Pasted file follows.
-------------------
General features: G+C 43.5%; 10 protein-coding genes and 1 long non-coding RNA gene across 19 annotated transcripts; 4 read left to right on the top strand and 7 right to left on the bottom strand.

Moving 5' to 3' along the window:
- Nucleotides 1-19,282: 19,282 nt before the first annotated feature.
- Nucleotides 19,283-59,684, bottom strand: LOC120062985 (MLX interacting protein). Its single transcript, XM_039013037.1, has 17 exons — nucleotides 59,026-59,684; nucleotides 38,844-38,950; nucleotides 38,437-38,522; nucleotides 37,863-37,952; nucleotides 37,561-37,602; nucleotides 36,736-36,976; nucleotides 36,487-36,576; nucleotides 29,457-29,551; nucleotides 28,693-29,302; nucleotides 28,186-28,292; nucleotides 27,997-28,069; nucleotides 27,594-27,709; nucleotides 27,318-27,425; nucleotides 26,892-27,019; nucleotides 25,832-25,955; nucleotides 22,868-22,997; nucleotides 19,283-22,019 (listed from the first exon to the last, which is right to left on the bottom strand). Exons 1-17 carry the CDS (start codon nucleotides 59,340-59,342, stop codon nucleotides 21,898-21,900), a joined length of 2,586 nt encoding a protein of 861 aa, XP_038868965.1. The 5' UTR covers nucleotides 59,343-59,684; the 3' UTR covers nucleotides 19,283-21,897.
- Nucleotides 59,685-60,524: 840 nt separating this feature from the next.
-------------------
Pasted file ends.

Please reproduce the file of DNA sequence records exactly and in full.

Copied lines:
General features: G+C 43.5%; 10 protein-coding genes and 1 long non-coding RNA gene across 19 annotated transcripts; 4 read left to right on the top strand and 7 right to left on the bottom strand.

Moving 5' to 3' along the window:
- Nucleotides 1-19,282: 19,282 nt before the first annotated feature.
- Nucleotides 19,283-59,684, bottom strand: LOC120062985 (MLX interacting protein). Its single transcript, XM_039013037.1, has 17 exons — nucleotides 59,026-59,684; nucleotides 38,844-38,950; nucleotides 38,437-38,522; nucleotides 37,863-37,952; nucleotides 37,561-37,602; nucleotides 36,736-36,976; nucleotides 36,487-36,576; nucleotides 29,457-29,551; nucleotides 28,693-29,302; nucleotides 28,186-28,292; nucleotides 27,997-28,069; nucleotides 27,594-27,709; nucleotides 27,318-27,425; nucleotides 26,892-27,019; nucleotides 25,832-25,955; nucleotides 22,868-22,997; nucleotides 19,283-22,019 (listed from the first exon to the last, which is right to left on the bottom strand). Exons 1-17 carry the CDS (start codon nucleotides 59,340-59,342, stop codon nucleotides 21,898-21,900), a joined length of 2,586 nt encoding a protein of 861 aa, XP_038868965.1. The 5' UTR covers nucleotides 59,343-59,684; the 3' UTR covers nucleotides 19,283-21,897.
- Nucleotides 59,685-60,524: 840 nt separating this feature from the next.